Revolut has raised a total of $836 million in its funding rounds.
New Zealand Plans to Drop ‘Unfavorable’ Sales Tax Treatment of Cryptocurrencies
The Tax authority of New Zealand is considering a change in the crypto space, that would eliminate the current goods and service tax.
The current regulation considers digital currencies as a form of property and it is liable for a 15% tax when the currency is traded. The double taxation issues arise when the income tax is applied.
The New Zealand Inland Revenue Department (IRD) suggests eliminating the property tax for cryptocurrencies and keeping the income tax for these assets.
In a policy issues paper made public on Monday, the IRD states:
“Because of their innovative nature, [cryptocurrencies] will often also have different features to … other investment products. This means that some existing tax rules can be difficult to apply, involve very high compliance costs or may provide policy outcomes for some crypto-assets that lead to over-taxation compared to other alternative investment products.”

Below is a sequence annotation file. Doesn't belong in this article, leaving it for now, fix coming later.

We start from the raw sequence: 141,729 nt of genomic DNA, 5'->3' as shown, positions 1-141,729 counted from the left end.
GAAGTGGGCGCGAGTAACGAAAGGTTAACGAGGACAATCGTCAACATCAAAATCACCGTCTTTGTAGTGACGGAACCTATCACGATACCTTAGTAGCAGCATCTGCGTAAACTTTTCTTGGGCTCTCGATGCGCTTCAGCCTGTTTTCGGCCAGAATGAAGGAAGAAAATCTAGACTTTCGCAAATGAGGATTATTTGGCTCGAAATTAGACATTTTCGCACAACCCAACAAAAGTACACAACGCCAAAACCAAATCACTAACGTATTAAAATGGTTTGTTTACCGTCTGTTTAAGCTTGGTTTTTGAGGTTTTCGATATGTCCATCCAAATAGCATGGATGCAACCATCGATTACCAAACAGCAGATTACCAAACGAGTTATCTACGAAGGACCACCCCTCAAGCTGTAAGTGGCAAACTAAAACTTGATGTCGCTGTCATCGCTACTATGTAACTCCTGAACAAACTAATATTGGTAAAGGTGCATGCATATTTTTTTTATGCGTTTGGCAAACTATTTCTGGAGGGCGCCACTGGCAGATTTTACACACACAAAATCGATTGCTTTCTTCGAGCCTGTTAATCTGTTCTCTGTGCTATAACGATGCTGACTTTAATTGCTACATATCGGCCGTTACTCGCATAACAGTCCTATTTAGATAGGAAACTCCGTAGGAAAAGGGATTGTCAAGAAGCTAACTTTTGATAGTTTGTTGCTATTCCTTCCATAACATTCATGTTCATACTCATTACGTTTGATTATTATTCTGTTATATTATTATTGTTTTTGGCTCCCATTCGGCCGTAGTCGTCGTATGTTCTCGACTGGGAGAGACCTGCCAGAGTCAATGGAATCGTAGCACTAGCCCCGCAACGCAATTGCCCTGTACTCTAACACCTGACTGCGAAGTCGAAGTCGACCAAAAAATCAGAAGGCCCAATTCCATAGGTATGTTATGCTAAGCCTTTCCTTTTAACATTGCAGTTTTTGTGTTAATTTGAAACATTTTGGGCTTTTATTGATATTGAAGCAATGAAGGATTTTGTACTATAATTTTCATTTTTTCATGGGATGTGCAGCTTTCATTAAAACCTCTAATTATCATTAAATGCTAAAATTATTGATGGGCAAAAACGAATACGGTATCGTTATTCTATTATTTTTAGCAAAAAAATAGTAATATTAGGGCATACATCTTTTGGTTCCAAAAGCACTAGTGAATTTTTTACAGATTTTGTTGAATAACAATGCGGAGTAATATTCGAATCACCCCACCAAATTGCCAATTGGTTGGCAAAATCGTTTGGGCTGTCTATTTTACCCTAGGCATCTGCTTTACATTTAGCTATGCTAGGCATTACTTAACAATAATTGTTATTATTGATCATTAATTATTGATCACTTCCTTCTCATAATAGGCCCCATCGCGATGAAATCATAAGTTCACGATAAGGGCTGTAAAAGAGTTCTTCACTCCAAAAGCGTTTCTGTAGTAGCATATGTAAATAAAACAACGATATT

Ukraine Justice System Employee Caught Mining Crypto at Work
An IT employee of the Judicial Administration in Ukraine has been charged with illegally mining cryptocurrency at his workplace.
The employee was working in the data system division of the court administrative department and was taking advantage of the equipment and internet bandwidth from his office to mine cryptocurrency from January to May 2018. He has also used servers from his workplace to host external websites.
If he will be found guilty, he faces up to six years in prison and he will not be allowed to work in any governmental agencies.
Yemen’s Civil War Shows the Dangers of Crypto
Yemen is in a state of civil war and is has the biggest humanitarian crisis on its hands. With half of the country being controlled by the Iran-backed Houthi militant group, which have their own crypto, locals are wary of being associated with them and with cryptocurrency.
So far, it appears using bitcoin (BTC) in a war zone may be riskier than cash, especially when illicit actors use cryptocurrency as well as civilians.
The ongoing civil war in Yemen highlights the contradictions underlying bitcoin adoption: It’s difficult for civilians to acquire cryptocurrency without heavily regulated infrastructure that makes them vulnerable to coercion and surveillance. Such is the case in Yemen, where the Iran-backed Houthi militia controls the northern half of the country and a failing government controls the central bank in the south.